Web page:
Once again, the anticipation skills are something that Woolen is looking to grow further as he translates to the NFL. He can often be late in getting in and out of breaks. There is also a sense of occasional panic when Woolen is forced to go defend in the deeper portion of the field. In those instances, he appears to want to remain patient or wants to wait to make the first move against a receiver. Opposing pass catchers took advantage of that far too many times. Thus, Woolen can lose battles when it comes to leverage and body positioning. Other technique issues like sinking his hips, getting in and out of transitions and travelling laterally will be other areas where he could develop even more.
In terms of playing cornerback, Woolen is someone who will only appeal to outside cornerback tendencies. He just does not have the instincts or timing to handle a slot role. UTSA did allow him to play on both sides of the defensive formation. Nonetheless, he is strictly more relaxed when asked to press or when playing shallow zones. There could be some interest in teams to move him and test him out at the safety position as well. Perhaps, that is something that could happen down the line for Woolen, after he receives some more chances at cornerback.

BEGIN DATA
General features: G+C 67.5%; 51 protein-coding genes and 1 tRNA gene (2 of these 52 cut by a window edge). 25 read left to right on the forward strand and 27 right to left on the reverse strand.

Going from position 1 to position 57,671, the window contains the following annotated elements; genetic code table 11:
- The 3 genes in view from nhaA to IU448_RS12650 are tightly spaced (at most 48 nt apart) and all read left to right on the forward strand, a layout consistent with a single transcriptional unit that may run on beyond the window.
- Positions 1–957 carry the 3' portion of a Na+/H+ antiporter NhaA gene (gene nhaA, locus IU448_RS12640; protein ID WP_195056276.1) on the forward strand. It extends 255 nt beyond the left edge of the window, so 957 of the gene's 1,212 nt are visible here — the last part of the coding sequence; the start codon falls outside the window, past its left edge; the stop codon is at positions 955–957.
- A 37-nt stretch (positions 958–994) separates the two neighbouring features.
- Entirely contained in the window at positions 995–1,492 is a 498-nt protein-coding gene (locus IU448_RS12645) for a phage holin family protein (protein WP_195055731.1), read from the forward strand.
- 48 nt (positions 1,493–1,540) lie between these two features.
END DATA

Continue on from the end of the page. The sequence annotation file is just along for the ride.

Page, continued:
The willingness and physicality is certainly there. But still, Woolen is still learning in all aspects when it comes to tackling. Finishing with superb technique or power can be hit or miss. As in most chances, Woolen can fail to execute a wrap up or struggles to get his weight on top of opponents. He is still learning how to take angles to the football. On top of that, the body control is something that must be cleaned up as he gets more playing time as an NFL cornerback.
The Kansas City Chiefs have not been averse to adding raw or developmental players at the cornerback position. Especially under this current regime, the Chiefs have taken chances on underdog type of players like Charvarius Ward and Rashad Fenton recently. They both eventually grew into starters for this defense. Possibly, someone like Tariq Woolen could enjoy a similar type of road in the NFL. Kansas City must continue to add as much bodies as they can to a secondary that is currently bare. Due to the weapons and quarterbacks on the opposing AFC West teams, more answers are needed at cornerback for the Chiefs. Woolen’s tantalizing athletic profile, size and physicality could pique the interest of Kansas City as they continue to reshuffle the roster.
Be on the lookout for more FPC Chiefs draft prospect profiles throughout this spring. For more great sports and NFL content, stay tuned to Full Press Coverage.
– Braden Holecek is the Kansas City Chiefs managing editor for Full Press Coverage. He covers the NFL. Like and follow on Follow @ebearcat9//platform.twitter.com/widgets.js Follow @FPC_Chiefs//platform.twitter.com/widgets.js and Facebook.